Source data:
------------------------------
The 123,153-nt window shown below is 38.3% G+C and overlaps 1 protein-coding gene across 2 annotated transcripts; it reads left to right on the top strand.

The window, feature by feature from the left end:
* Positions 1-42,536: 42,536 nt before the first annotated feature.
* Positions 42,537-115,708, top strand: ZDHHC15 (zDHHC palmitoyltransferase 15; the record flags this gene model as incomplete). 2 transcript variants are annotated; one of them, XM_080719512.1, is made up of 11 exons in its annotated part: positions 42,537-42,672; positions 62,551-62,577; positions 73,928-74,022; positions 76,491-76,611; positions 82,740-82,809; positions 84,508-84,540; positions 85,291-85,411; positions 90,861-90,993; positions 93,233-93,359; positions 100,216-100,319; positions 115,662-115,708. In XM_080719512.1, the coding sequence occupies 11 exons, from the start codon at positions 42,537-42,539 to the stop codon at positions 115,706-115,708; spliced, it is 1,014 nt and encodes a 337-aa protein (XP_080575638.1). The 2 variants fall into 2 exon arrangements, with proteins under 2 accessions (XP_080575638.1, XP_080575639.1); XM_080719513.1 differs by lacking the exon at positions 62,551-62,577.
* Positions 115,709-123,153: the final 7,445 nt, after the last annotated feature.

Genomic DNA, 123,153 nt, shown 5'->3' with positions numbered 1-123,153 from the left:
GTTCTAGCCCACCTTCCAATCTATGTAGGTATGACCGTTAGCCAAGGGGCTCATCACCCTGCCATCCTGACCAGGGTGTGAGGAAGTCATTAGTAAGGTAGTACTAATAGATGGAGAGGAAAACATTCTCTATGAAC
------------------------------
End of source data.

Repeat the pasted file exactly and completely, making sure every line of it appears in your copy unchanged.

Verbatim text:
The 123,153-nt window shown below is 38.3% G+C and overlaps 1 protein-coding gene across 2 annotated transcripts; it reads left to right on the top strand.

The window, feature by feature from the left end:
* Positions 1-42,536: 42,536 nt before the first annotated feature.
* Positions 42,537-115,708, top strand: ZDHHC15 (zDHHC palmitoyltransferase 15; the record flags this gene model as incomplete). 2 transcript variants are annotated; one of them, XM_080719512.1, is made up of 11 exons in its annotated part: positions 42,537-42,672; positions 62,551-62,577; positions 73,928-74,022; positions 76,491-76,611; positions 82,740-82,809; positions 84,508-84,540; positions 85,291-85,411; positions 90,861-90,993; positions 93,233-93,359; positions 100,216-100,319; positions 115,662-115,708. In XM_080719512.1, the coding sequence occupies 11 exons, from the start codon at positions 42,537-42,539 to the stop codon at positions 115,706-115,708; spliced, it is 1,014 nt and encodes a 337-aa protein (XP_080575638.1). The 2 variants fall into 2 exon arrangements, with proteins under 2 accessions (XP_080575638.1, XP_080575639.1); XM_080719513.1 differs by lacking the exon at positions 62,551-62,577.
* Positions 115,709-123,153: the final 7,445 nt, after the last annotated feature.

Genomic DNA, 123,153 nt, shown 5'->3' with positions numbered 1-123,153 from the left:
GTTCTAGCCCACCTTCCAATCTATGTAGGTATGACCGTTAGCCAAGGGGCTCATCACCCTGCCATCCTGACCAGGGTGTGAGGAAGTCATTAGTAAGGTAGTACTAATAGATGGAGAGGAAAACATTCTCTATGAAC